Experimental Determination of Powder Film Shear and Damping Characteristics

Heshmat, H. “Experimental Determination of Powder Film Shear and Damping Characteristics,” ASME Paper 2000-GT-0368, ASME Turbo Expo, IGTI 2000, Germany, May 2000.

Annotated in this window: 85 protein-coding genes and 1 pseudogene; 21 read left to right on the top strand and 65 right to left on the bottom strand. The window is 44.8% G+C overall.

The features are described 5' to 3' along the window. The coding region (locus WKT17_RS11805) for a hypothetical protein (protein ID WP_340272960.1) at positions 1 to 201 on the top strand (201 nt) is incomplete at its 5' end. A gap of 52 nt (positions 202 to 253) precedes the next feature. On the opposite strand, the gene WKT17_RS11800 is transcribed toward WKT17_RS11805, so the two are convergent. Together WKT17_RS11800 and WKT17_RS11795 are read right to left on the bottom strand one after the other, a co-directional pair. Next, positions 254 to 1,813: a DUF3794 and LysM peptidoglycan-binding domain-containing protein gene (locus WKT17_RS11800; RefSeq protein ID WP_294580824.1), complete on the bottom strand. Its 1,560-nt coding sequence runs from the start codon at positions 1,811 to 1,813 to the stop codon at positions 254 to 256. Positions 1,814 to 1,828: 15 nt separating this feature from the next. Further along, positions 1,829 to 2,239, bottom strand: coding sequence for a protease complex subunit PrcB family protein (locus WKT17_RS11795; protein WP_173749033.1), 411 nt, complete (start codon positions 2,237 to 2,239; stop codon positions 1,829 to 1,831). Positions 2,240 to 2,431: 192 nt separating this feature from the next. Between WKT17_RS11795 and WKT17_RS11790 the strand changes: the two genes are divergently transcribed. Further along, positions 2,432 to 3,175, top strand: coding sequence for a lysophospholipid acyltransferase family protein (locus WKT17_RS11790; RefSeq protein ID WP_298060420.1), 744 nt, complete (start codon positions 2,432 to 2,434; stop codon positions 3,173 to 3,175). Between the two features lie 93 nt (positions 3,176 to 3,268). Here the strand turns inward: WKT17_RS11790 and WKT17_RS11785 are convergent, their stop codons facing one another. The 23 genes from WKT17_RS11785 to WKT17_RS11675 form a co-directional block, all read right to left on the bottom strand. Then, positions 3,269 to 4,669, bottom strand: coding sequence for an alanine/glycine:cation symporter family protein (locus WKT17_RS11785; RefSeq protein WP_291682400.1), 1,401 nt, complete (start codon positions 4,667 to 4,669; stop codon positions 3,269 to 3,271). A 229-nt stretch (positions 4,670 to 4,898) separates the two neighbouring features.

Thin powder films are proposed as a damping medium to overcome the temperature and creep limitations associated with viscoelastic dampers.  Its basis is the established quasi-continuum model for fine powders successfully applied to such devices as bearings, piston rings, conventional dampers and others.  In developing this technology over the past ten years it has been shown that satisfactory performance with respect to levels of load capacity, friction, etc. can be achieved with powder films which operate in a quasi-viscous mode much as fluid films do.  Direct measurements have demonstrated that high levels of damping are possible at high frequencies even with extremely small excitational amplitudes, and that the achieved stiffness and damping are insensitive to temperature.  A part from its physical characteristics, measured stiffness and damping of powder films were shown to be related to powder compaction pressure, relative velocity, film thickness and imposed shear stress.  With its rheological characteristics established thin powder layers should then be applicable as dampers in such devices as turbine airfoils, struts, guide vanes, exhaust ducts and similar systems subject to high frequency vibrations and high temperatures.  


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